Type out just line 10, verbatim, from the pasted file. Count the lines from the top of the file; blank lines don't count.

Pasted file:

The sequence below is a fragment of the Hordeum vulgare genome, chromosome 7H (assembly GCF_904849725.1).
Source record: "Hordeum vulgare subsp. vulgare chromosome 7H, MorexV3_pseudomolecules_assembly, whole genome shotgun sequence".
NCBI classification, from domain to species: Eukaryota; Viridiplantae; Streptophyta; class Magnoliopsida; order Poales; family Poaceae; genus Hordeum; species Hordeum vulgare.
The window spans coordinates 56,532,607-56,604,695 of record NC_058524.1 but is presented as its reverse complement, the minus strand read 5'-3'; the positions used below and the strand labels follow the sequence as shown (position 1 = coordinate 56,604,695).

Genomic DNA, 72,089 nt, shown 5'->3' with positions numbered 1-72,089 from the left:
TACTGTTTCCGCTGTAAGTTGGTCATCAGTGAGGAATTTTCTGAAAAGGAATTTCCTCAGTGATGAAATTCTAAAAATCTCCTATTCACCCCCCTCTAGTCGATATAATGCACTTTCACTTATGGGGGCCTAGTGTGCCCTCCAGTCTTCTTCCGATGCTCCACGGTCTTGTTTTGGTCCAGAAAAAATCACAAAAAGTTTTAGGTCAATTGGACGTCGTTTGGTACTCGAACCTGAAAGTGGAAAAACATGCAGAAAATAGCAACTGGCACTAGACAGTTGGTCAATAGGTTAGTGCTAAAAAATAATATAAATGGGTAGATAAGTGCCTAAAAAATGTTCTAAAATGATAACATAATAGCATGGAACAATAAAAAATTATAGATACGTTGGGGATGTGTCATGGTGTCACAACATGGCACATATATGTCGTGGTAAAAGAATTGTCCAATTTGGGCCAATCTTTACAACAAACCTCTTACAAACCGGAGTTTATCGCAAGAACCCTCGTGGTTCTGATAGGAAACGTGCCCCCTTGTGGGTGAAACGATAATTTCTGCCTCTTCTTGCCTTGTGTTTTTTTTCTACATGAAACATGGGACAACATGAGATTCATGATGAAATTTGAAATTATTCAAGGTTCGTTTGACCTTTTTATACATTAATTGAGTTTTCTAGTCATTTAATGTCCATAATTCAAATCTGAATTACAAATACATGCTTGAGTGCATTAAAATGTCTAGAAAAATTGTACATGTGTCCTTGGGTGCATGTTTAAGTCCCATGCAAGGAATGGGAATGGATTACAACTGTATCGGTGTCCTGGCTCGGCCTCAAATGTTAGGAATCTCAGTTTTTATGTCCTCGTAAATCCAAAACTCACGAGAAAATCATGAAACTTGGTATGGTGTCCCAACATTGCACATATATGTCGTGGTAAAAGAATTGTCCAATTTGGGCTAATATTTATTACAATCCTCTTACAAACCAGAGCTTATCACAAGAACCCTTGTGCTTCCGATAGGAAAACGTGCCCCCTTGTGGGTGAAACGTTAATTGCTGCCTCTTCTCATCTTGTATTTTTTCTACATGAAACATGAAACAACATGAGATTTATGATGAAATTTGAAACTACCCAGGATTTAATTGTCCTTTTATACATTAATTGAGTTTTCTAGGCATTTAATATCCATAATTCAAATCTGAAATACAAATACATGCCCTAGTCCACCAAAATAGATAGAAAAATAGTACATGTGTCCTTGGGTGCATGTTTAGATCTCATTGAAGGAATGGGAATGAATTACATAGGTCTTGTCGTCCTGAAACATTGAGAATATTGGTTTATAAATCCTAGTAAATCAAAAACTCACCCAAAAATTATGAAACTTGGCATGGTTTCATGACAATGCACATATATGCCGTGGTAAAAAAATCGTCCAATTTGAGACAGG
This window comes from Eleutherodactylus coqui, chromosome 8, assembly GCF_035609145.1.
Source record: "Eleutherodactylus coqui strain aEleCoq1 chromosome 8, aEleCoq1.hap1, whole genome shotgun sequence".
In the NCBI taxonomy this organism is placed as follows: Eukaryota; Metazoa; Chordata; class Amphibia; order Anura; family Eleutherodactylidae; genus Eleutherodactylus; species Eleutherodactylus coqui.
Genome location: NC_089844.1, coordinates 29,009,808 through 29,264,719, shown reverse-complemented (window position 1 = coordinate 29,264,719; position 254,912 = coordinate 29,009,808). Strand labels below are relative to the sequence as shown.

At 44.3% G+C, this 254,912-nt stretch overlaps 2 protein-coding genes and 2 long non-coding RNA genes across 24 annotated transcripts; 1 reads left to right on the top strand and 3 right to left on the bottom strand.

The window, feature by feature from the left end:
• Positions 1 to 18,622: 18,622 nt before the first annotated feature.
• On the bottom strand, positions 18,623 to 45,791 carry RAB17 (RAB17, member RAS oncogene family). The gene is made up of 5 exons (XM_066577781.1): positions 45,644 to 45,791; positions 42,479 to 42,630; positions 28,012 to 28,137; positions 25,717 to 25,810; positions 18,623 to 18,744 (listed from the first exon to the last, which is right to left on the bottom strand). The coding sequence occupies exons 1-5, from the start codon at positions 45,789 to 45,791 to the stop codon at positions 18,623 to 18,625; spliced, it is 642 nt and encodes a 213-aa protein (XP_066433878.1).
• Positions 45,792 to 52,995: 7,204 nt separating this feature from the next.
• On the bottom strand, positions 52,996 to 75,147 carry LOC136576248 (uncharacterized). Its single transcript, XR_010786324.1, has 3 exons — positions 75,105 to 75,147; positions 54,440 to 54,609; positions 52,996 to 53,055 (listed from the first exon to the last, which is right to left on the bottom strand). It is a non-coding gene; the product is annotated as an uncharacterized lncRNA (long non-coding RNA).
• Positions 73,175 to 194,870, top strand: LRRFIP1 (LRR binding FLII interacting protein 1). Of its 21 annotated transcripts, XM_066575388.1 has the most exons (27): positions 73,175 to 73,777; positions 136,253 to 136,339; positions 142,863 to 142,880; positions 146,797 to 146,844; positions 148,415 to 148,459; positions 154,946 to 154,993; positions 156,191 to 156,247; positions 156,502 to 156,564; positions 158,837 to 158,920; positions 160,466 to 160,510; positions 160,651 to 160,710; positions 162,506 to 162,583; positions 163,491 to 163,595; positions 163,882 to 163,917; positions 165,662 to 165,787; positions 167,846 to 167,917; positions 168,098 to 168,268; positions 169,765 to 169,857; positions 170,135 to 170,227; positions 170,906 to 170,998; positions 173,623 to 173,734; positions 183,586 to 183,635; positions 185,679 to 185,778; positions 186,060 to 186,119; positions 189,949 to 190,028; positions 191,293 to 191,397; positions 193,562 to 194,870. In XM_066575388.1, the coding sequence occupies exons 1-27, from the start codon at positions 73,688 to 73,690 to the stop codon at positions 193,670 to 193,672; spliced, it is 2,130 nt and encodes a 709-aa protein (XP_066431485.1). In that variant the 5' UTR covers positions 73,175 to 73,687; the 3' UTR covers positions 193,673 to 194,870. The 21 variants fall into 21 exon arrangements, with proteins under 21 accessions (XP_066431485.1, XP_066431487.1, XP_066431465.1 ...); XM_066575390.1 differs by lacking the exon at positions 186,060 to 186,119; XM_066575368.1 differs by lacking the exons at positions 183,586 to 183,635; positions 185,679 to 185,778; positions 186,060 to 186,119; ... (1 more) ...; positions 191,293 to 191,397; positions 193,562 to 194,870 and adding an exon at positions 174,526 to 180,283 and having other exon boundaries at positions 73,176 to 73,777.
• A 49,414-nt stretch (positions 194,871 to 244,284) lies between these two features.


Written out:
Genome location: NC_089844.1, coordinates 29,009,808 through 29,264,719, shown reverse-complemented (window position 1 = coordinate 29,264,719; position 254,912 = coordinate 29,009,808). Strand labels below are relative to the sequence as shown.